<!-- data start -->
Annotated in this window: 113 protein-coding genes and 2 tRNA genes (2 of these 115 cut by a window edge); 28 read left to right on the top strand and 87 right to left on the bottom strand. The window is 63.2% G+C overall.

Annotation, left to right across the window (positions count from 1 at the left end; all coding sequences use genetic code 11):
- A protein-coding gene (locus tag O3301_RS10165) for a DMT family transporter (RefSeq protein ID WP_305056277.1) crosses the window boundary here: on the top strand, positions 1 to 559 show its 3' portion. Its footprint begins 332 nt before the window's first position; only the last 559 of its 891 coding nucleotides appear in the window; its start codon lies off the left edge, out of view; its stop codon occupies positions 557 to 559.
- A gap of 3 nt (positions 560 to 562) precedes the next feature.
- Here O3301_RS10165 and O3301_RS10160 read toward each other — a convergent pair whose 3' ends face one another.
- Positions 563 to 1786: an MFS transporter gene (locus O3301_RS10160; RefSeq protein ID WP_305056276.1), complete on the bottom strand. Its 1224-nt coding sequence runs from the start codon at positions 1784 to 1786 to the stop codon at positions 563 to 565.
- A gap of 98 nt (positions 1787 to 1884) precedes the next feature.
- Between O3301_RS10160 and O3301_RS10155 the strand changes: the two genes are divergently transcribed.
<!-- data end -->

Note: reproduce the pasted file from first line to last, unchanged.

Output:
Annotated in this window: 113 protein-coding genes and 2 tRNA genes (2 of these 115 cut by a window edge); 28 read left to right on the top strand and 87 right to left on the bottom strand. The window is 63.2% G+C overall.

Annotation, left to right across the window (positions count from 1 at the left end; all coding sequences use genetic code 11):
- A protein-coding gene (locus tag O3301_RS10165) for a DMT family transporter (RefSeq protein ID WP_305056277.1) crosses the window boundary here: on the top strand, positions 1 to 559 show its 3' portion. Its footprint begins 332 nt before the window's first position; only the last 559 of its 891 coding nucleotides appear in the window; its start codon lies off the left edge, out of view; its stop codon occupies positions 557 to 559.
- A gap of 3 nt (positions 560 to 562) precedes the next feature.
- Here O3301_RS10165 and O3301_RS10160 read toward each other — a convergent pair whose 3' ends face one another.
- Positions 563 to 1786: an MFS transporter gene (locus O3301_RS10160; RefSeq protein ID WP_305056276.1), complete on the bottom strand. Its 1224-nt coding sequence runs from the start codon at positions 1784 to 1786 to the stop codon at positions 563 to 565.
- A gap of 98 nt (positions 1787 to 1884) precedes the next feature.
- Between O3301_RS10160 and O3301_RS10155 the strand changes: the two genes are divergently transcribed.